unlooked for utility. The deeply By being imposed on the raw ma- indented coast and numerous islands terial, and not on the manufactured of the western counties were startarticle, in any of its subsequent ing in consequence into life and acstages, the advance of price would tivity. Every man who had the sea in a peculiar and most unequal man- at his door found himself within an ner have pressed on the labouring easy journey of the most opulent disclasses. The cotton articles which tricts; and farm produce, hitherto they consume are those of the coarser useless for want of a market, found fabric, in which the original cost of a rapid and increasing sale. Seventy the article bears a great proportion steam-boats daily passed up and to the subsequent charge of its ma- down the Clyde ; four boats went nufacture. What the higher orders daily to Inverary from Glasgow, a again principally require are the finer town not visited, fifteen years ago, by and more manufactured kinds, where a single public conveyance; cattle the chief part of the price arises were sent every week from Morayfrom the costly processes to which shire to London by water; the farm the original materials are subjected; and garden produce of Argyleshire of course, the enhancement of price was daily brought to Glasgow; and an immense commerce carried on in be wakened by such unlooked-for potatoes from the Mull of Cantire to gratification to a sense of the baseDublin. In the most remote and ness of sensual and the superiority hitherto unfrequented districts of the of intellectual enjoyment. The same West Highlands, the arrival of a Budget which proposed to burden steam-boat every day afforded both these innocent and elevating enjoythe means of communication with ments, rendered it cheaper to chew more civilized quarters, and the op- and smoke tobacco; and this was portunity of disposing of the fruits the system of the partisans of intelof their industry to advantage; and lectual improvement, and the friends under the benignant influence of in- of the poor! creasing intercourse with mankind, Such is the celebrated Whig Budcivilisation was advancing, know- get; now happily extinct, except as ledge extending, and the inveterate a monument of rash and ill-consiindolence of the Celtic character dered legislation, and as a warning giving way to the artificial wants of to future times of what may be anpolished life.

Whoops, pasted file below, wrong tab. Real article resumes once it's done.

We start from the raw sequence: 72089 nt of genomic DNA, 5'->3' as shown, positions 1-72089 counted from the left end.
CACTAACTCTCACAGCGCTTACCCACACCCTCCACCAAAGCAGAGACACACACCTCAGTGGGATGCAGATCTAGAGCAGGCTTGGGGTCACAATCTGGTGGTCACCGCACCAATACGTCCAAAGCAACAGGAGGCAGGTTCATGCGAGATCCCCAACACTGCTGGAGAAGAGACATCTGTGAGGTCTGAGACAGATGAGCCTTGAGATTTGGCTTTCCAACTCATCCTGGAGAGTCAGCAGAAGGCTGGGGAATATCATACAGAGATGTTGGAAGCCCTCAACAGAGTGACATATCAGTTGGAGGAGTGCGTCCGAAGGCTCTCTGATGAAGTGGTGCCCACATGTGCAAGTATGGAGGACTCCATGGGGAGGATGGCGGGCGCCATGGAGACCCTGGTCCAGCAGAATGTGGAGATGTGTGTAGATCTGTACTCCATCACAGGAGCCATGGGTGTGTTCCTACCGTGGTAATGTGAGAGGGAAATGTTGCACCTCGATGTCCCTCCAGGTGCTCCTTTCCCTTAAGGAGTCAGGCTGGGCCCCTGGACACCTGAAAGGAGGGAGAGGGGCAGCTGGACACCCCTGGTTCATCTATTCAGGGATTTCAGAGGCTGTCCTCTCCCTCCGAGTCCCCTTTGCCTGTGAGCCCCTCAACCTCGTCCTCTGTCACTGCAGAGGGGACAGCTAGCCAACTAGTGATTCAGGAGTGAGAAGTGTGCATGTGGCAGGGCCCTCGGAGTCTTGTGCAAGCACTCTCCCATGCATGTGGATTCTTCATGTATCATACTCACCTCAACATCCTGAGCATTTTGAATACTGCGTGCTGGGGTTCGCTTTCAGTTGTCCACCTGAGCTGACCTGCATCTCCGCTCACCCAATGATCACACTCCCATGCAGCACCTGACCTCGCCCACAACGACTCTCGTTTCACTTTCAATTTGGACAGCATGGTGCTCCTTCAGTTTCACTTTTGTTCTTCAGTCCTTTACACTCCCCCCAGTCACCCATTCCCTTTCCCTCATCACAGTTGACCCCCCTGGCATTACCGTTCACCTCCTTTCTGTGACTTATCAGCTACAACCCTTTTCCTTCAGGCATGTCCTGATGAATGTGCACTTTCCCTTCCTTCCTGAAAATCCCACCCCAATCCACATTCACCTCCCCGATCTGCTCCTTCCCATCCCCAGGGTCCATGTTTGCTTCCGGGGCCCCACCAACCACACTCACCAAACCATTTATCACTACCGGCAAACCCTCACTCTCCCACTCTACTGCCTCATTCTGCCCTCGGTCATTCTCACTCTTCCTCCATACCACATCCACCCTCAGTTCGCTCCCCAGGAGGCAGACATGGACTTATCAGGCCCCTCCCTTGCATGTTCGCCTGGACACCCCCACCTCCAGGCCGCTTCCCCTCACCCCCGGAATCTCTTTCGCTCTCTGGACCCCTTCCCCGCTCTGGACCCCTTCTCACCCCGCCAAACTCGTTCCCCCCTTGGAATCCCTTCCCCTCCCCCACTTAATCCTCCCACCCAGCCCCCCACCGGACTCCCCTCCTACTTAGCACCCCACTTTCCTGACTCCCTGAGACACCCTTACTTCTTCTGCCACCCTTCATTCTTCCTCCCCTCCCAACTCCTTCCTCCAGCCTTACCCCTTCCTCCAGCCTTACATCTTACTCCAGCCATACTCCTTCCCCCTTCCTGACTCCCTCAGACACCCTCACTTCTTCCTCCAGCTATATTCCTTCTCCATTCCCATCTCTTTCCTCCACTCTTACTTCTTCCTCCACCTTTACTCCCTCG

ticipated from the continued influOf most of these immense advan- ence of the same interests which have tages, which Scotland had begun and produced this abortion. Ireland might hope to reap from The explanation of this measure steam-navigation, this country would is to be found in the words with have been deprived by the proposed which Lord Althorpe concluded his duty. The tax of 1s. a-head on all speech introducing it : “ This Budpassengers would have doubled, in get will be liked by the manufacmost cases, in many quadrupled the turers, but not by the fundbolder.” expense of water conveyance. At Ministers were quite aware that they the numerous ferries which intersect were trenching on the interests both the Western Highlands, it would have of the capitalist and of the merchant; operated as a complete and impass- that they were taxing the colonies, able barrier. With so little local and breaking faith with the public knowledge was this tax originally creditor ; but they were willing to imposed, that the same duty was laid incur their displeasure to secure the on a passenger on crossing an incon- favour of the manufacturers. Such siderable ferry, as on a voyage from is the consequence of being governEdinburgh to London, and the total ed by an administration, who rest on produce of the tax estimated at popular favour, and are impelled to L.100,000—whereas it was ascertain sacrifice the best interests of the enied, that, in the Frith of Forth alone, pire to maintain their interest with its amount would be L. 13,000 a-year. ihe populace in the great cities.